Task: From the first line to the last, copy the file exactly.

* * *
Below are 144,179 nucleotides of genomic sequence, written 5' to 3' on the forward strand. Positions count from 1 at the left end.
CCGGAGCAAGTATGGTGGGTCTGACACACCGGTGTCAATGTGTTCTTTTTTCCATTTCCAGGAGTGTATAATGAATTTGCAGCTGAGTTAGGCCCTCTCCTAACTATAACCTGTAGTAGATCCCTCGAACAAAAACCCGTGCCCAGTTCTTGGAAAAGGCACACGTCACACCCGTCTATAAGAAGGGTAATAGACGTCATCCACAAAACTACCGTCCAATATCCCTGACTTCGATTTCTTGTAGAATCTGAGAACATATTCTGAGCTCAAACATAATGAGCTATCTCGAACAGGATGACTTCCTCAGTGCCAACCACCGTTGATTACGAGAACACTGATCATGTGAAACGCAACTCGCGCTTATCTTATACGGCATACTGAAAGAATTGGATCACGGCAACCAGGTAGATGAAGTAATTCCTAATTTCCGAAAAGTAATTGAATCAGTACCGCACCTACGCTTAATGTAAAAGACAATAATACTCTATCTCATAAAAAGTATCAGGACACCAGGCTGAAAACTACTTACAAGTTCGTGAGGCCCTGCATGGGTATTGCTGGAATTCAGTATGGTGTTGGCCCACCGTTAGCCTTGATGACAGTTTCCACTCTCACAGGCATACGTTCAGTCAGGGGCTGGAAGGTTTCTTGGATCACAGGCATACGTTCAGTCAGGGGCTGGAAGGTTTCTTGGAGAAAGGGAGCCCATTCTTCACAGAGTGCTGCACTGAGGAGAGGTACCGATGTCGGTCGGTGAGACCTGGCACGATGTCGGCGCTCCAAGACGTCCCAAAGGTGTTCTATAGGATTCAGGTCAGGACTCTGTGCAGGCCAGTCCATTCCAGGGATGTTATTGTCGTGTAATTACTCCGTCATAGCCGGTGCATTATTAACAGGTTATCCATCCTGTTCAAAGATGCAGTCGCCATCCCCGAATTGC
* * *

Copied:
Below are 144,179 nucleotides of genomic sequence, written 5' to 3' on the forward strand. Positions count from 1 at the left end.
CCGGAGCAAGTATGGTGGGTCTGACACACCGGTGTCAATGTGTTCTTTTTTCCATTTCCAGGAGTGTATAATGAATTTGCAGCTGAGTTAGGCCCTCTCCTAACTATAACCTGTAGTAGATCCCTCGAACAAAAACCCGTGCCCAGTTCTTGGAAAAGGCACACGTCACACCCGTCTATAAGAAGGGTAATAGACGTCATCCACAAAACTACCGTCCAATATCCCTGACTTCGATTTCTTGTAGAATCTGAGAACATATTCTGAGCTCAAACATAATGAGCTATCTCGAACAGGATGACTTCCTCAGTGCCAACCACCGTTGATTACGAGAACACTGATCATGTGAAACGCAACTCGCGCTTATCTTATACGGCATACTGAAAGAATTGGATCACGGCAACCAGGTAGATGAAGTAATTCCTAATTTCCGAAAAGTAATTGAATCAGTACCGCACCTACGCTTAATGTAAAAGACAATAATACTCTATCTCATAAAAAGTATCAGGACACCAGGCTGAAAACTACTTACAAGTTCGTGAGGCCCTGCATGGGTATTGCTGGAATTCAGTATGGTGTTGGCCCACCGTTAGCCTTGATGACAGTTTCCACTCTCACAGGCATACGTTCAGTCAGGGGCTGGAAGGTTTCTTGGATCACAGGCATACGTTCAGTCAGGGGCTGGAAGGTTTCTTGGAGAAAGGGAGCCCATTCTTCACAGAGTGCTGCACTGAGGAGAGGTACCGATGTCGGTCGGTGAGACCTGGCACGATGTCGGCGCTCCAAGACGTCCCAAAGGTGTTCTATAGGATTCAGGTCAGGACTCTGTGCAGGCCAGTCCATTCCAGGGATGTTATTGTCGTGTAATTACTCCGTCATAGCCGGTGCATTATTAACAGGTTATCCATCCTGTTCAAAGATGCAGTCGCCATCCCCGAATTGC